The fall harvest season is on: it’s time to pick pumpkins and apples, the last of the field corn and soybeans; and if you’re a bird and you like fruit, it’s time to feast on the berries of the eastern red cedar, commonly known as juniper. Actually to be entirely correct, these “berries” are actually just fleshy cones that surround a few seeds within. They are covered with a waxy coating, which is also digestible if a bird has the right pancreatic enzymes to break it down.
Yellow-rumped Warblers love these juicy “berries”, gobbling them up whole.
Sometimes this large round nugget is a little hard to choke down, though, and the bird continually adjust the berry’s position in its mouth before swallowing.
Dark blue ones are the ripest, green ones the least ripe, and the birds seem to be quite choosy about which ones they take. There are so many berries within reach, but this bird needs to stretch upside down to get the perfect one.
Robins joined the feast, with three or four birds all foraging within a few feet of each other.
Being a much larger bird than the warbler, the robins had no trouble downing the berries, one after the other.
Robins toss their heads back as they swallow, and occasionally lose the berry in the process.
A couple of catbirds got into the action as well, but they preferred to consume their berries in private, away from the camera lens.
Juniper berries are the only fruit/spice from conifers we use in cooking, and of course they give gin its characteristic flavor. Beneath the waxy coating, green pulpy flesh surrounds a few seeds. Fruit-eating birds normally quickly separate the pulp from the seeds in their gut, digesting the sugary pulp and converting it to fat stores rather quickly. They then excrete the seeds as they fly off to other foraging areas, thus helping the plant spread into new locations.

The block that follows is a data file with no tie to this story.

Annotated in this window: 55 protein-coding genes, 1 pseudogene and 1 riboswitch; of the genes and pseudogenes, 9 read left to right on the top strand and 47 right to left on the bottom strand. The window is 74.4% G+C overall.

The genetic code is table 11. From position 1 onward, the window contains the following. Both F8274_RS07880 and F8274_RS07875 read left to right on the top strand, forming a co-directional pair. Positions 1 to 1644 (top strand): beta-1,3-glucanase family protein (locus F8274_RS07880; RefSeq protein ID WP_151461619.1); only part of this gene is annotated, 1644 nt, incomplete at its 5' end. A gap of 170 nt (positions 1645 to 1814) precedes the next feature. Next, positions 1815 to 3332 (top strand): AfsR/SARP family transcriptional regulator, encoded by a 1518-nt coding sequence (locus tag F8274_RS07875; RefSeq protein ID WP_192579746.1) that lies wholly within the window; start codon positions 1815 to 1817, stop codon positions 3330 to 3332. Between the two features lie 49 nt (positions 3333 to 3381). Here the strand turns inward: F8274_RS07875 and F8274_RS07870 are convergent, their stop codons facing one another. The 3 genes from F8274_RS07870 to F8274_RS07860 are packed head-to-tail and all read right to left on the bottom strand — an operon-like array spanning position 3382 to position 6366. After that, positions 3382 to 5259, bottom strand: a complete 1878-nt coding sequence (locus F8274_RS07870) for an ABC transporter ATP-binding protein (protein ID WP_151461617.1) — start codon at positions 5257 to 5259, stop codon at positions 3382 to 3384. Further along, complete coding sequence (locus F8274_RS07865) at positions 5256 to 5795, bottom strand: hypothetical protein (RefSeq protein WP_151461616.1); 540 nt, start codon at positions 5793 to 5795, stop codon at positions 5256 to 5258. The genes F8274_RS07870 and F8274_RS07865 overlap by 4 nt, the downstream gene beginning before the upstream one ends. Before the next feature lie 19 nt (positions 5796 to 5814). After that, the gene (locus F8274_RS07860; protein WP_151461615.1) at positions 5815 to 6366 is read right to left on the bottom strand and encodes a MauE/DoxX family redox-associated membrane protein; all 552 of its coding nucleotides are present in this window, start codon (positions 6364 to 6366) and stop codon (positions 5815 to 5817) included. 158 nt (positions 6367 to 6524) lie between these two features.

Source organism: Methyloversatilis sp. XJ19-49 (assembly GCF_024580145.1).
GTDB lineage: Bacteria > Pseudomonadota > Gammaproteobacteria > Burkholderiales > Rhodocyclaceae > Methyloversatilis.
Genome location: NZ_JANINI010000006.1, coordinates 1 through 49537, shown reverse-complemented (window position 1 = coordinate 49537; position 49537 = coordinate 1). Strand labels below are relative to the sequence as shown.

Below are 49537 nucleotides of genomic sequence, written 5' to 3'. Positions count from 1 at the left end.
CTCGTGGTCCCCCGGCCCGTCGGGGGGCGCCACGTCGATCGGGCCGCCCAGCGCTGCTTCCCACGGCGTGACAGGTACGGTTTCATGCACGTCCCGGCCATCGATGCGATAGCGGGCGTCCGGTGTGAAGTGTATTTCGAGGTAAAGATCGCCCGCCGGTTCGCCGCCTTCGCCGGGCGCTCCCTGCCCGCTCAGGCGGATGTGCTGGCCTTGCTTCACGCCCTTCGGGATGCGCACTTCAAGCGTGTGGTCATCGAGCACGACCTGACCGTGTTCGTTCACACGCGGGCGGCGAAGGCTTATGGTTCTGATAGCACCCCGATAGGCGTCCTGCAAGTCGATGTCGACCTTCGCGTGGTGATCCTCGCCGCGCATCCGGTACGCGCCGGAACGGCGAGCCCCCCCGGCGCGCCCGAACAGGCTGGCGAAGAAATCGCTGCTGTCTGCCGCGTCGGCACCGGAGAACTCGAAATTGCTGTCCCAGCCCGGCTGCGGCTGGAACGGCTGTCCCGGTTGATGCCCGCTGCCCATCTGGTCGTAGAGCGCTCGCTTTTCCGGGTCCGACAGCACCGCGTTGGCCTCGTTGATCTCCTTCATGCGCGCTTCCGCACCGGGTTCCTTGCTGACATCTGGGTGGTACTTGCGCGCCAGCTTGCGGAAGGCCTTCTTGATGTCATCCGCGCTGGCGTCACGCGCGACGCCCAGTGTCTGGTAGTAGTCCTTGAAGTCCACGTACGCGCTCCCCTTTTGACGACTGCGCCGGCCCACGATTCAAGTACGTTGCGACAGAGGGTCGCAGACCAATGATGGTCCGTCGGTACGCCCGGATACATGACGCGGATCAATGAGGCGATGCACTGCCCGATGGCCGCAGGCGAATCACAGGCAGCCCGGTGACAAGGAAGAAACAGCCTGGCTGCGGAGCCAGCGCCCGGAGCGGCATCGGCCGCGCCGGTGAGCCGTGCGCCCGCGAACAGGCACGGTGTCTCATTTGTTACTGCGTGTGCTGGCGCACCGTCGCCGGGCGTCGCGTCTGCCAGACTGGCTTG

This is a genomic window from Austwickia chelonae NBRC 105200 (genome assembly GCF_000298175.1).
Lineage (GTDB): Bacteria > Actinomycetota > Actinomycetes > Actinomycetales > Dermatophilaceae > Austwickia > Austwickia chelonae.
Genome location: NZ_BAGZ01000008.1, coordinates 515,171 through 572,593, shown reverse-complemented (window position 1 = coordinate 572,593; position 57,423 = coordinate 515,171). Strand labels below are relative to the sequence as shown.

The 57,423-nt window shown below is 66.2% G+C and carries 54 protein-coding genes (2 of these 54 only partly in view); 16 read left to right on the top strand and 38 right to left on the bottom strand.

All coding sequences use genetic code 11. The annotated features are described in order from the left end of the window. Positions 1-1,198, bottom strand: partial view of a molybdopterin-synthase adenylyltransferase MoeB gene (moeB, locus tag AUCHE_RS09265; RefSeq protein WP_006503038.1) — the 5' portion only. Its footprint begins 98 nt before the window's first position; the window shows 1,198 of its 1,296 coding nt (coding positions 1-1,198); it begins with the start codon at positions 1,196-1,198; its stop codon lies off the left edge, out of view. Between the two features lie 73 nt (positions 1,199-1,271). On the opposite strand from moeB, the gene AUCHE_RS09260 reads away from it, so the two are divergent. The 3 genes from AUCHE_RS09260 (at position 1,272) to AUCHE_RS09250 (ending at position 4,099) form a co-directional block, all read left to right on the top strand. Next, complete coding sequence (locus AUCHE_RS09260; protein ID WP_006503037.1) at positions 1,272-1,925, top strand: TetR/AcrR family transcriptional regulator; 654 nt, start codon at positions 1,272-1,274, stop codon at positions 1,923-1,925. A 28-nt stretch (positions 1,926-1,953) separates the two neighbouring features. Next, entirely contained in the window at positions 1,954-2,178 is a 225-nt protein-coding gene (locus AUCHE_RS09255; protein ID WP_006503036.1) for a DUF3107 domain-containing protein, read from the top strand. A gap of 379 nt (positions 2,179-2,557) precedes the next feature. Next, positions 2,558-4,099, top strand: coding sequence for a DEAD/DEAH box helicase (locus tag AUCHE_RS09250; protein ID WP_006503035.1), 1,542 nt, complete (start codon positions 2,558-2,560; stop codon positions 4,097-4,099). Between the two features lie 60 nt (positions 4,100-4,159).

But seed-eating birds might have a different strategy…
This female cardinal was systematically picking off berries and crushing them between her mandibles, squeezing the pulp and then discarding it.
It’s hard to tell whether she discards the pulp to get at the seeds, or discards the whole mass after squishing out berry juices.
Seed-eating specialists probably have stronger gizzard muscles that can crush the seeds to extract their nutrients, and seeds typically have higher fat and protein content than the sugary, pulpy mass that surrounds them.
Whatever the strategy, juniper berries provide a useful resource for migratory as well as non-migratory birds in the fall.